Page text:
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14

You don't have to thicken things with a roux, and a roux doesn't have to be made with oil. A French roux is made with butter (this is how I usually make it). Other options for thickening include a slurry (flour well mixed with cold water or milk), corn starch (also mixed with cold water first), a Beurre Manié (a paste of butter and flour), or depending ...


14

I wouldn't recommend it. Dark roux is actually a pretty weak thickener compared to a light roux. As you get darker, it's more of a flavoring. Flour on its own gives an obvious raw flour taste. As an alternate method to make darker rouxes, search for 'oven roux', where you're working with a more easily controlled, even heat, as opposed to something that ...


12

Making a roux has two purposes: Coat the flour granules with fat so they are able to dissolve into the cooking liquid without binding up. Cook the flour to remove the raw cereal flavor. When the cooked, fat-covered, flour is introduced to boiling liquid the starch granules swell and explode tangling up the cooking liquid. The cooking liquid is thus ...


12

Yep, that'll be fine. For other purposes, it might not be your favorite - sometimes it can get a little more of the "slimy" coating that people don't like - but since you're cooking it in gumbo, it's all just going to get taken up into the stew (where it'll provide some thickening, as intended), so no worries. A little more, if you're curious: okra contains ...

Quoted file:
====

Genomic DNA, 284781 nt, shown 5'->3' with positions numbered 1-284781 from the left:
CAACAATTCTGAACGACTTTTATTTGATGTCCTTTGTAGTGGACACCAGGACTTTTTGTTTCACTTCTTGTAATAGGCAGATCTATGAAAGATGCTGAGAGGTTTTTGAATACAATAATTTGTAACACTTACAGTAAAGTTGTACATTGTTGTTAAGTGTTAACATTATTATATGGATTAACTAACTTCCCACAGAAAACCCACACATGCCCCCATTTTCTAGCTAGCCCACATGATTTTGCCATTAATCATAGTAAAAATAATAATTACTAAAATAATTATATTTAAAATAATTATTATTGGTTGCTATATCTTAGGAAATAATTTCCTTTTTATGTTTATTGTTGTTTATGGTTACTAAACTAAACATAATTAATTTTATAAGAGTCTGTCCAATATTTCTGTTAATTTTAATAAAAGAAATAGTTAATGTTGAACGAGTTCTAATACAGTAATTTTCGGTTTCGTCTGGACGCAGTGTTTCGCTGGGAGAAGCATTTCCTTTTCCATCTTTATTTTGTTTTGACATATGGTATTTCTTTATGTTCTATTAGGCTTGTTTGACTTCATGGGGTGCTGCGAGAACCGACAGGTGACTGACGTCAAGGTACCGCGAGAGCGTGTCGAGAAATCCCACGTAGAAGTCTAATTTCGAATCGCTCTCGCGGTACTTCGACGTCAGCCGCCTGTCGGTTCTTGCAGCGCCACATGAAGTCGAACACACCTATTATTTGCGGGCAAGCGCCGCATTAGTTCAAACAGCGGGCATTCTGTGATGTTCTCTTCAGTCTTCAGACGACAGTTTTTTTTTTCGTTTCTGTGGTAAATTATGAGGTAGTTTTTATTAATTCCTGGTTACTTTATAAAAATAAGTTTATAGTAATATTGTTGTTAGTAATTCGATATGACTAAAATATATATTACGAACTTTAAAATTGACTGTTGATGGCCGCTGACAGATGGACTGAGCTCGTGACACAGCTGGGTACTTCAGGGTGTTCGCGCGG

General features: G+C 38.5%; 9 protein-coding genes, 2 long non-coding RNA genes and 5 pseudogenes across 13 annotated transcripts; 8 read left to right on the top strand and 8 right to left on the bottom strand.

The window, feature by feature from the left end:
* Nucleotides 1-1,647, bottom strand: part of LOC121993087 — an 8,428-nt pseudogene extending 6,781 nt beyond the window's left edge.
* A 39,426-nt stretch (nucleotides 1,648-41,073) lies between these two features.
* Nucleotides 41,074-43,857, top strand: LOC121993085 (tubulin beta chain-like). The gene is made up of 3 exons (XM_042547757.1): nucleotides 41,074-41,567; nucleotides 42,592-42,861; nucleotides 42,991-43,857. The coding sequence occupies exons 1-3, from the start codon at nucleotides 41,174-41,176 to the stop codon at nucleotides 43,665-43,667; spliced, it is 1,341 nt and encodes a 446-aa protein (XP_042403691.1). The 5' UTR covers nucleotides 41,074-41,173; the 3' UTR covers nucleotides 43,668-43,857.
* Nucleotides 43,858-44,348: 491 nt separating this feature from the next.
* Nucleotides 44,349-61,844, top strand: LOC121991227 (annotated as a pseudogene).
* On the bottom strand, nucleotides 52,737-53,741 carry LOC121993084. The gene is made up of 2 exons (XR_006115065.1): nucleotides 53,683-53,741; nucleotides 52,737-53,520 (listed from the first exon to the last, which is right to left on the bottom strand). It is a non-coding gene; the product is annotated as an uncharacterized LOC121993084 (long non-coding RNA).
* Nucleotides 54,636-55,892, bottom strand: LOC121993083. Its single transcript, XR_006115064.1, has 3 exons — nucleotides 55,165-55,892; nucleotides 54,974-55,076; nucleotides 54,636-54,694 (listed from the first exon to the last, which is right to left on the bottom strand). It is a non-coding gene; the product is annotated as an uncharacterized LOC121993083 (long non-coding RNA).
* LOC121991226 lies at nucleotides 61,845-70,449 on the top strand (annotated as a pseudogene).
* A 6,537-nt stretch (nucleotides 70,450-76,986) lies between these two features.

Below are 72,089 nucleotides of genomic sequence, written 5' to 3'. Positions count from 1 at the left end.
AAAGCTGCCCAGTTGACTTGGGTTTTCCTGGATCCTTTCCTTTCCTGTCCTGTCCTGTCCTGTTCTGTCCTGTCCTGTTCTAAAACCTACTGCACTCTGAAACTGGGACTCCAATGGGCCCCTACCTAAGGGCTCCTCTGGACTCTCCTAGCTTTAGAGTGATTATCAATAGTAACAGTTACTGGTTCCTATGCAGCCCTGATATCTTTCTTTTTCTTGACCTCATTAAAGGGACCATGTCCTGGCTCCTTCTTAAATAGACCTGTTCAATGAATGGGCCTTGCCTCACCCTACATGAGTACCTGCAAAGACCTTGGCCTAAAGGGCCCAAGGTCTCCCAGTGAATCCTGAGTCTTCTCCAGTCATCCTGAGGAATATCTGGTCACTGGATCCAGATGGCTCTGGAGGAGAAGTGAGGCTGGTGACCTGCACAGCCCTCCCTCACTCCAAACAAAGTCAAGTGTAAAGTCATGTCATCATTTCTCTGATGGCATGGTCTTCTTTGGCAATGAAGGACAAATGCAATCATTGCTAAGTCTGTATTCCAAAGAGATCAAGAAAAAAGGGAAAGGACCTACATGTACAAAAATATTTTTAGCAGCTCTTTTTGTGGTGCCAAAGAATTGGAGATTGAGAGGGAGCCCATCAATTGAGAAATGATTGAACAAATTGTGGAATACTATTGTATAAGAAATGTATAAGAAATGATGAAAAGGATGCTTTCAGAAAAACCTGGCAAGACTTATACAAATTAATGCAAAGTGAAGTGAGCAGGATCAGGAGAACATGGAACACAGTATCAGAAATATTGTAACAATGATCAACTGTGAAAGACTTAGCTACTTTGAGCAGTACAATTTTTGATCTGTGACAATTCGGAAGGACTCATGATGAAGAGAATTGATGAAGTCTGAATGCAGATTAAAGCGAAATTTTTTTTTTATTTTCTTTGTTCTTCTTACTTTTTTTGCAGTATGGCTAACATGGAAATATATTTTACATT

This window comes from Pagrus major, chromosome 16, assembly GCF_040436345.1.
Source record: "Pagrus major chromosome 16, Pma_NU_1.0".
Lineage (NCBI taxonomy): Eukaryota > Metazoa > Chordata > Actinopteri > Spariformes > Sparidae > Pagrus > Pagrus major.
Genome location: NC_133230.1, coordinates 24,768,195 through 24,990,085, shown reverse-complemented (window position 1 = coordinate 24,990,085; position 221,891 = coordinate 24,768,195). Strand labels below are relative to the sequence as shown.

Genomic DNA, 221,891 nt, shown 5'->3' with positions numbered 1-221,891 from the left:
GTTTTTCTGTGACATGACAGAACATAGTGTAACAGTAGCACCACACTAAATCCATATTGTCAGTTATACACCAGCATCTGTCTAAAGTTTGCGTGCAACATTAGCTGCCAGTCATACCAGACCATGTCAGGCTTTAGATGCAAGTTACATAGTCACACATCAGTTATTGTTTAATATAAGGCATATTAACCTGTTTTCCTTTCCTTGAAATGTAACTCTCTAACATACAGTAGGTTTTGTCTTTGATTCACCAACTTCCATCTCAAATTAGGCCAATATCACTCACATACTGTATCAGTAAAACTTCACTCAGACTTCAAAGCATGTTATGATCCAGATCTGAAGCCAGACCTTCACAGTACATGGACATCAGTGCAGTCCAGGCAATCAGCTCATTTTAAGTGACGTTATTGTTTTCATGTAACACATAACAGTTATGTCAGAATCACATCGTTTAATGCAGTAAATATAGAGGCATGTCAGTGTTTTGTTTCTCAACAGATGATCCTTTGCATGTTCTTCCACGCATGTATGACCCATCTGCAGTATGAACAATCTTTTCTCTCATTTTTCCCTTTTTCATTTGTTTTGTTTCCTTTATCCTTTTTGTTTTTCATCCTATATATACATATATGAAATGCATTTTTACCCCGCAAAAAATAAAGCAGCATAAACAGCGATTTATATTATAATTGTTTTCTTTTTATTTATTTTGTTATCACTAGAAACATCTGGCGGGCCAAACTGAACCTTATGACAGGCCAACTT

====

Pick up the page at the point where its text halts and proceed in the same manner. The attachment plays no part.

11

Gumbo is a creolized (blending of different cultures) dish that was really a way of making use of many whatever might be on hand. The word "Gumbo" itself comes from the African Bantu tribal language which uses the word "Ngambo" for okra. In the plantation culture of the south "ngambo" became "gumbo" and eventually came to be the word for a soup containing ...


8

I think the problem is that in the original recipe you would have browned the veggies in the roux, which develops flavor. Since you didn't do that, you might want to saute some onions and garlic until well browned and add that in. Other possibilities: (1) Sauce may just need to reduce and become more concentrated (2) May need more salt (3) May need a little ...


7

I can think of a couple answers here: The larger volume of soup in the pot stayed hot much longer than in tupperware, and so it continued to cook, or fermented/spoiled overnight. If the pot was aluminum and the gumbo acidic, the two reacted. I've seen this happen with long-simmered, acidic stocks. The color changes, and the flavor sometimes does too.


7

Once you've boiled the carcass, most of the juices, fats, etc. have been released. Trying to do a second pass will result in a much weaker stock. There's only so much that can be released, and it's already happened on the first pass. You should just choose one thing to make, or buy a second chicken, I'm afraid.


4

I was born and raised in the heart of Cajun country. My entire family loves gumbo, especially my moms. This is what I learned: get the roux as dark as possible without burning it (that makes the best gumbo). I think that's what happened to yours; you probably got it just right. Then you add the other ingredients so that it mellows down the bitter taste. ...


3